Protests erupted across Iran following the death of Mahsa Amini, who fell into a coma and then died while in the custody of Iran’s morality police, and an outpouring of support poured in from around the world. Amini, a 22-year-old woman visiting Tehran in September, was arrested for allegedly “improperly” wearing her hijab. Her death prompted women all over Iran and other countries to remove their hijabs or cut their hair in protest. The most recent show of solidarity against hijab enforcement comes from Kerala, India, where a group of female Muslim demonstrators set fire to a hijab.
The protest occurred during a free thinking seminar hosted by the rationalist organisation Kerala Yukthivadi Sangham in Kozhikode. Other women held signs with messages of support and a picture of Amini while the hijab was being lit. It’s the first time a hijab has been burned in the country. While India is a secular state by law, and Kerala is considered a progressive region in comparison to the rest of India, some families and communities insist on wearing a hijab, so Muslim women who participate in these protests may face retaliation.
Regardless of the consequences, people all over the world are empathising with Iran’s women and are emboldened to make their voices heard. Because of the strict observance set in place, the hijab, which became mandatory for women and girls over the age of nine to wear in Iran shortly after the 1979 revolution, is more than just a piece of fabric or a sign of modesty. Though the hijab has been made mandatory for decades, the election of ultraconservative president Ebrahim Raisi in 2021 made enforcement much more vigorous and violent. Women are liberating themselves from symbolic oppression by burning the hijab. It is a fight for their right to wear whatever they want.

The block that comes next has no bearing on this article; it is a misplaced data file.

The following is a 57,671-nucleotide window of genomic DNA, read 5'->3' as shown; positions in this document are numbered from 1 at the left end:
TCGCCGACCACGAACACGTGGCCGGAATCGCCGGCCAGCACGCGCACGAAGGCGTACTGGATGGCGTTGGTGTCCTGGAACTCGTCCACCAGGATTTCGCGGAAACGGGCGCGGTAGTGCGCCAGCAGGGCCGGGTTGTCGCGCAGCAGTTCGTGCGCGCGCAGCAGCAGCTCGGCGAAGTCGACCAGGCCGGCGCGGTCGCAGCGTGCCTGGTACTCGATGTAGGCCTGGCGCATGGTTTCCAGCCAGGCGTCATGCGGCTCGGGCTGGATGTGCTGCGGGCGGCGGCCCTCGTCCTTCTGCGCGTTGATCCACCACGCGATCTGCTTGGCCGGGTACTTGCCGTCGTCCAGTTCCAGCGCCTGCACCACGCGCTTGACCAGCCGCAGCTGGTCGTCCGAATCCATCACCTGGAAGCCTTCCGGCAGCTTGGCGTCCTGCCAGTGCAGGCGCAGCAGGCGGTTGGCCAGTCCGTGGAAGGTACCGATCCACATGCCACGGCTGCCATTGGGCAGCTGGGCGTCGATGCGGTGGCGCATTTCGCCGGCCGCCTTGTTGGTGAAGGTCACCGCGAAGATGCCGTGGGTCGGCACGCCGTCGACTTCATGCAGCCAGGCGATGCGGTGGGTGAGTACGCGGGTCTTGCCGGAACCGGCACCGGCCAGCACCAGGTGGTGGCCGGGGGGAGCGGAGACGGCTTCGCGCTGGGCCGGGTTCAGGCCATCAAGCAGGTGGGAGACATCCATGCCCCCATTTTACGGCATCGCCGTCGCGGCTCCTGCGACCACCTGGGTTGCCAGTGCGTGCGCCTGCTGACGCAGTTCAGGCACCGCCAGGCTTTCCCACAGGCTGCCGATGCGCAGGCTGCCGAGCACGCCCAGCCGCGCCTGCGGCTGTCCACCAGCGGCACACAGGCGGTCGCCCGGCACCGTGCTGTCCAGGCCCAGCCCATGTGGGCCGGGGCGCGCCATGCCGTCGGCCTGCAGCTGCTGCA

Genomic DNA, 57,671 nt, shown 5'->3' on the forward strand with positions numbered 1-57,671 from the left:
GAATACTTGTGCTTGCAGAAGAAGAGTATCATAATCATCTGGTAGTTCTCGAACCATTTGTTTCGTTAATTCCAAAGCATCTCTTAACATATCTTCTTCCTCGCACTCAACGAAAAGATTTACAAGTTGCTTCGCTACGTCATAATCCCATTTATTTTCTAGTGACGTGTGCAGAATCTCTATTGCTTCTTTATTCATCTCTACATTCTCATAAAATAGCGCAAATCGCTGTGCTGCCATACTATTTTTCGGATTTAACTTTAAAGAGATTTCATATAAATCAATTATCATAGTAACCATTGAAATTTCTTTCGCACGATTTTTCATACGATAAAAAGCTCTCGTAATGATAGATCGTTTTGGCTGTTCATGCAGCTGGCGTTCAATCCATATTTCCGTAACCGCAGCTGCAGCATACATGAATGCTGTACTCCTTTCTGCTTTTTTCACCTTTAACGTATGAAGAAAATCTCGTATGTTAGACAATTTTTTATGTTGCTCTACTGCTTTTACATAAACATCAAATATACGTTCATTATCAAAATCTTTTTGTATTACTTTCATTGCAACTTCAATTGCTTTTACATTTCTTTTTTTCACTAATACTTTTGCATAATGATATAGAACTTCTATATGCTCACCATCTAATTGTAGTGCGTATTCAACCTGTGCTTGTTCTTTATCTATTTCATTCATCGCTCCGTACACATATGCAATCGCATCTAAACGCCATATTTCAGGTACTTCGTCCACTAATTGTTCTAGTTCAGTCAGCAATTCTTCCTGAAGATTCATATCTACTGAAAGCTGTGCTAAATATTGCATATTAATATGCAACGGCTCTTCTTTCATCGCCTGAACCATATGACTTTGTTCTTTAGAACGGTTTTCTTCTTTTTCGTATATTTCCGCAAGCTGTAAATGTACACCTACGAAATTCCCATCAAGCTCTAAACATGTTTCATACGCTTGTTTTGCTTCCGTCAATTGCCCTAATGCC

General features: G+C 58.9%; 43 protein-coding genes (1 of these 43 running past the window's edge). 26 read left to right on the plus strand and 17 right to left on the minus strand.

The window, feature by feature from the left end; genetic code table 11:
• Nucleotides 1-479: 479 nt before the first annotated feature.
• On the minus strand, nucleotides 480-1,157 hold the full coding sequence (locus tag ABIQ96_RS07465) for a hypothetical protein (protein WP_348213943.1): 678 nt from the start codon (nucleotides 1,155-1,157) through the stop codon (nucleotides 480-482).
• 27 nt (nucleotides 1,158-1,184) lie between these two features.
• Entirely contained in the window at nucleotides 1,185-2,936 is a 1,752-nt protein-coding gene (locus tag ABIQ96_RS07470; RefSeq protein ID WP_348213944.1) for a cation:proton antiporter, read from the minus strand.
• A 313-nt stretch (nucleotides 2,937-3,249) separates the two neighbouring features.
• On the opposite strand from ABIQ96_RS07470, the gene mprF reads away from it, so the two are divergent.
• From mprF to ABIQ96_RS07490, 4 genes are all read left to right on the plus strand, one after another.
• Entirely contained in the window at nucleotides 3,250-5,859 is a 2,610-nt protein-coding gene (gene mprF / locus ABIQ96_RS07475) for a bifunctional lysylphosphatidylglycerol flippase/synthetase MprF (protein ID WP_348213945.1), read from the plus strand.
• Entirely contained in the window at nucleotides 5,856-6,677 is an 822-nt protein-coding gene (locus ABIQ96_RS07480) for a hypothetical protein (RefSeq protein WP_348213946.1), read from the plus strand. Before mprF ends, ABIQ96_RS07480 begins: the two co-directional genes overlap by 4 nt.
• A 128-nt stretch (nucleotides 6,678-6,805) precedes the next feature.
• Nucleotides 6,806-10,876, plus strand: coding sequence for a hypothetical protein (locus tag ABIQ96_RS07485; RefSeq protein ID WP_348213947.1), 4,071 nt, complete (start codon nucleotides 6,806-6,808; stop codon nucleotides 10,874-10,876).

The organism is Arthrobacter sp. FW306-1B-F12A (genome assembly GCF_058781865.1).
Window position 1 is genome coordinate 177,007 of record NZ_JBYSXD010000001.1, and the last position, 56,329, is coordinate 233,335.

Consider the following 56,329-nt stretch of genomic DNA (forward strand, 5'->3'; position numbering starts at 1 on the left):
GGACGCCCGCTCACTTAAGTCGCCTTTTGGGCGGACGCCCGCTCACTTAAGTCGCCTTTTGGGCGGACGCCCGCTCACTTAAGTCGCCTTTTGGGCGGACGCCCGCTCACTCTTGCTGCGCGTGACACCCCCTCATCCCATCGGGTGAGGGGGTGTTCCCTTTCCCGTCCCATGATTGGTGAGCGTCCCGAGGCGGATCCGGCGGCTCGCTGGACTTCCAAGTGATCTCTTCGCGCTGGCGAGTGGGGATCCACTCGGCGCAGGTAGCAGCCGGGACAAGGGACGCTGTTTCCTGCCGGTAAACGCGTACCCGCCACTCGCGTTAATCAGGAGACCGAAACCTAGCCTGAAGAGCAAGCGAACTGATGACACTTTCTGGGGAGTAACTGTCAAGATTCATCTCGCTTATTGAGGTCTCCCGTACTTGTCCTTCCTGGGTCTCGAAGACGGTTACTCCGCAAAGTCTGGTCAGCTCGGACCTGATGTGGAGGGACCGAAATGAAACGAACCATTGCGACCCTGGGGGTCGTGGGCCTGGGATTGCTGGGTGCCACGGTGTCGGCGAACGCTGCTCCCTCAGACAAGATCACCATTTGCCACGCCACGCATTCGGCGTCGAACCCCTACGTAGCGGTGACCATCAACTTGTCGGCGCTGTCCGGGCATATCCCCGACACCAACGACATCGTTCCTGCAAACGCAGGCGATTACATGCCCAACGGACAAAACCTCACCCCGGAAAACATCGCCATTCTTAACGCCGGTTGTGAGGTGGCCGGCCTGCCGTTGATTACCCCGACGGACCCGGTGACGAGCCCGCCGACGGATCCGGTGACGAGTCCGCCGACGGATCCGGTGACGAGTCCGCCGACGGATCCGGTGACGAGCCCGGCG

When a movement emerges in any country, it is always reassuring to know that the people’s cries are being heard and supported by those on the outside. Despite international support, Iranian women continue to carry the baton for liberty, chanting “Women, life, freedom,” and defying oppressive authorities at all levels. Unfortunately, 321 protesters have been killed, and over a thousand have been charged for taking part in the unrest. Nonetheless, Iranian women continue to fight and rise against those who want to dictate what they can and cannot wear.